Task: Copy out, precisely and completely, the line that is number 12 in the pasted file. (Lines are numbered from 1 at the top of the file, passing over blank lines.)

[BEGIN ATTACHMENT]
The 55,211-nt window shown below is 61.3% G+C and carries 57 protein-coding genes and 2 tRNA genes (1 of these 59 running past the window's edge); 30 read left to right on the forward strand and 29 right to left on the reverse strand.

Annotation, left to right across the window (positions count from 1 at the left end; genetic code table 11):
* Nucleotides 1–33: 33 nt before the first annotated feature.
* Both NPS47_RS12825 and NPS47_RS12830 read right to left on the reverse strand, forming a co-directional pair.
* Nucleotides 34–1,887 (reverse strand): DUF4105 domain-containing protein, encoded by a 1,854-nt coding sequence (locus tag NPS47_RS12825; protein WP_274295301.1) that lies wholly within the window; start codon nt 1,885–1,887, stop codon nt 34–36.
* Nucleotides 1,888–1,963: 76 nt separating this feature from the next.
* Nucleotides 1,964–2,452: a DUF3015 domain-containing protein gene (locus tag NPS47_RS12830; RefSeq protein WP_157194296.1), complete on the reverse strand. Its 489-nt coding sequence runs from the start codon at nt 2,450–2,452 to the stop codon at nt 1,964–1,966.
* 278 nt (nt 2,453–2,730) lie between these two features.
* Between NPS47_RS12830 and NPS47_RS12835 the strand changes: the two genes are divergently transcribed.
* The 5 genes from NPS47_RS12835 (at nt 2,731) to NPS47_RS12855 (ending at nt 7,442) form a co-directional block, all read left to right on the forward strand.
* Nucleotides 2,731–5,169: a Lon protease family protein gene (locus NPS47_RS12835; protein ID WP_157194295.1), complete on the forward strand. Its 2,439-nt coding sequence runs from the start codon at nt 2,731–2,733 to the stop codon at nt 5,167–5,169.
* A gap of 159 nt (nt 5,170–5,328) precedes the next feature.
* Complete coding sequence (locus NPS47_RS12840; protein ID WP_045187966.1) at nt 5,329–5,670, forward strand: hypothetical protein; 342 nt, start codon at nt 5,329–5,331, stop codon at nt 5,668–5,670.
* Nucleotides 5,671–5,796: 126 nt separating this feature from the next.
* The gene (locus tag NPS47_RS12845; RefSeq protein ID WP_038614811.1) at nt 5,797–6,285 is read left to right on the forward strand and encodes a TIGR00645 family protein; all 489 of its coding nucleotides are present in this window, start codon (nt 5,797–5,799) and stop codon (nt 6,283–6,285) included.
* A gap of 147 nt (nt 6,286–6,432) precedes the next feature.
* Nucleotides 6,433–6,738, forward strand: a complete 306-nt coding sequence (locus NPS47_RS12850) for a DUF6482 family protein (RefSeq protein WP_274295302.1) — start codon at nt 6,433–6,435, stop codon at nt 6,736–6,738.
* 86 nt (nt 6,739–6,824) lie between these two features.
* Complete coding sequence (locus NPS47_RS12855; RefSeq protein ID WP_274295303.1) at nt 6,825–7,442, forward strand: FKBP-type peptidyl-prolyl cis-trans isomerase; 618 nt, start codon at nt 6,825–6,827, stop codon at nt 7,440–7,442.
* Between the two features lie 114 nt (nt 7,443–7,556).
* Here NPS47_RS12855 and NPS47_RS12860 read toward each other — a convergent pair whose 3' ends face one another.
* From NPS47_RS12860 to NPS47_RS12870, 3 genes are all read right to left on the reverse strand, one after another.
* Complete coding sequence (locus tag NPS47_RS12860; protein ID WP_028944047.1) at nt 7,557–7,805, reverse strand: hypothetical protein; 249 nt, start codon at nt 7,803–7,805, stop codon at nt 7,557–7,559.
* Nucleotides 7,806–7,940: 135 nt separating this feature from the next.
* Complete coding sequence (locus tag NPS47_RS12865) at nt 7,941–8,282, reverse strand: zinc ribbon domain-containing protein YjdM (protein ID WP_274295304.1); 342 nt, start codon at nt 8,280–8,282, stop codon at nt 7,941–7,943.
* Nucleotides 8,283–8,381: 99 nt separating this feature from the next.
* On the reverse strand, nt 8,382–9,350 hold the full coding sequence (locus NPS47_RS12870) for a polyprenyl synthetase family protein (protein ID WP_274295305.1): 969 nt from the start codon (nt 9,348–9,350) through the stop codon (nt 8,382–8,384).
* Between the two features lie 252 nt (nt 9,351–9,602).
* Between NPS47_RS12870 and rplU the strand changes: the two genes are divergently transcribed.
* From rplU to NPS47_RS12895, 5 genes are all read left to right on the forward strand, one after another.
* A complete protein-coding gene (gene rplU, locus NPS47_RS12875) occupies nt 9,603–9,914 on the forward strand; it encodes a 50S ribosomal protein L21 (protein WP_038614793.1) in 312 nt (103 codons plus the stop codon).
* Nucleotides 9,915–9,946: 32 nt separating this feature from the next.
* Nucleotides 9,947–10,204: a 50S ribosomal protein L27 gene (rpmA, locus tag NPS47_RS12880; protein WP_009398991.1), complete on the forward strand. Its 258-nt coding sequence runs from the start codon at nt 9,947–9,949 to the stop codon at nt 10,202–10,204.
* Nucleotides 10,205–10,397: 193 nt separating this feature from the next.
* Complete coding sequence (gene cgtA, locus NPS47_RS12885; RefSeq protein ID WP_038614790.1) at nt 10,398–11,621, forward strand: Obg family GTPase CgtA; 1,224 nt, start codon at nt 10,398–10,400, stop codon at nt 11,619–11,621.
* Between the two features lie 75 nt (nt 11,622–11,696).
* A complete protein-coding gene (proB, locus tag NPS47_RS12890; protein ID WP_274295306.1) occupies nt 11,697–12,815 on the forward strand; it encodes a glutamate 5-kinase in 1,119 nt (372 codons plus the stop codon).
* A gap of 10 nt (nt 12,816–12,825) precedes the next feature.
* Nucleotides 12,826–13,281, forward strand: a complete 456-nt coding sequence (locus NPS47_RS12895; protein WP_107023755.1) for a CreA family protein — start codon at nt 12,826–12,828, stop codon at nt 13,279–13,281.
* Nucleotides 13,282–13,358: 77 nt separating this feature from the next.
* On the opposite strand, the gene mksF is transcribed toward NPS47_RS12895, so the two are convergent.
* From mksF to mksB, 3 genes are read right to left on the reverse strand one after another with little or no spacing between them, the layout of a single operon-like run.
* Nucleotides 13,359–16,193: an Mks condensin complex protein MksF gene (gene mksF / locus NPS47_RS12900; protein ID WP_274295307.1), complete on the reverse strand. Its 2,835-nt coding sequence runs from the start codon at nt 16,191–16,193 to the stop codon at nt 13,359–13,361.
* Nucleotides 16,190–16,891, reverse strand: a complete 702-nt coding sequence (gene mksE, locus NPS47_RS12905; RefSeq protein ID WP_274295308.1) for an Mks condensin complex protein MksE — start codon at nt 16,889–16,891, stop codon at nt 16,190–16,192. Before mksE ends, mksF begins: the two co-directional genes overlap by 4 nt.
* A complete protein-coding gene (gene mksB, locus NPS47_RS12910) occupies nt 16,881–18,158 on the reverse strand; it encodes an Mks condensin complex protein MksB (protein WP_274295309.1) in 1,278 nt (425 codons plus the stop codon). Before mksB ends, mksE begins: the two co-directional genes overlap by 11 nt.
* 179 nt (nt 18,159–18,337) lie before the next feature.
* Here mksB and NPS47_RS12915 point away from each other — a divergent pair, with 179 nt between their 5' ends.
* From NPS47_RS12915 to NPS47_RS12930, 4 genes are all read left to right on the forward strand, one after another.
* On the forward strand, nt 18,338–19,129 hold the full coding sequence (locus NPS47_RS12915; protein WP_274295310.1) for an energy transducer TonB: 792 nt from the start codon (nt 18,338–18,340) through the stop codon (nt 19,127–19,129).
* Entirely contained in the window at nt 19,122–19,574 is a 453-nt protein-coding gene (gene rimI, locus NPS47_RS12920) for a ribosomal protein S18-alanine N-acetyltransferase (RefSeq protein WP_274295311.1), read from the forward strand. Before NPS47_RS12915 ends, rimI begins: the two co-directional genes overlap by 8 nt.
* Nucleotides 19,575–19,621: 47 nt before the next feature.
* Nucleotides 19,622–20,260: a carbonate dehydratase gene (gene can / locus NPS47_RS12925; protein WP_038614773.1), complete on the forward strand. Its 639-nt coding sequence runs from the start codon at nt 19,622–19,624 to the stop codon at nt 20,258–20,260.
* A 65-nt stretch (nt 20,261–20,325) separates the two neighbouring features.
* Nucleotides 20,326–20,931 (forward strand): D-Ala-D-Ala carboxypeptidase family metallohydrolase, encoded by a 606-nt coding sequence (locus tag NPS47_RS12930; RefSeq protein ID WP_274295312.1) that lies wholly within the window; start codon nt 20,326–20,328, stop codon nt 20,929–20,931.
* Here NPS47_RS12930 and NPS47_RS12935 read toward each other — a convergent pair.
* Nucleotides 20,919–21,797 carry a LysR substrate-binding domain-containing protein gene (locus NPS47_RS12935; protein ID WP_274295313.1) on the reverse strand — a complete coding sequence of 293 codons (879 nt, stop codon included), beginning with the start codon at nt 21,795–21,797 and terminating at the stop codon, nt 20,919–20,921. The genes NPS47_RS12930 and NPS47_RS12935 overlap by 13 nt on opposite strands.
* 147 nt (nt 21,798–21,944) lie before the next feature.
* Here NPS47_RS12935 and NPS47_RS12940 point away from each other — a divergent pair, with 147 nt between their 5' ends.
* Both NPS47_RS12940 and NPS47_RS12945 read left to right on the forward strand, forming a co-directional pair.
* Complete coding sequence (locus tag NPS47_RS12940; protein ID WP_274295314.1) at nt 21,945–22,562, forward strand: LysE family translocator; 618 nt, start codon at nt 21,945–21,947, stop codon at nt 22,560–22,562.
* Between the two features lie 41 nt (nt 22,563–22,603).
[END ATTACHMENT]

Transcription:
* A gap of 159 nt (nt 5,170–5,328) precedes the next feature.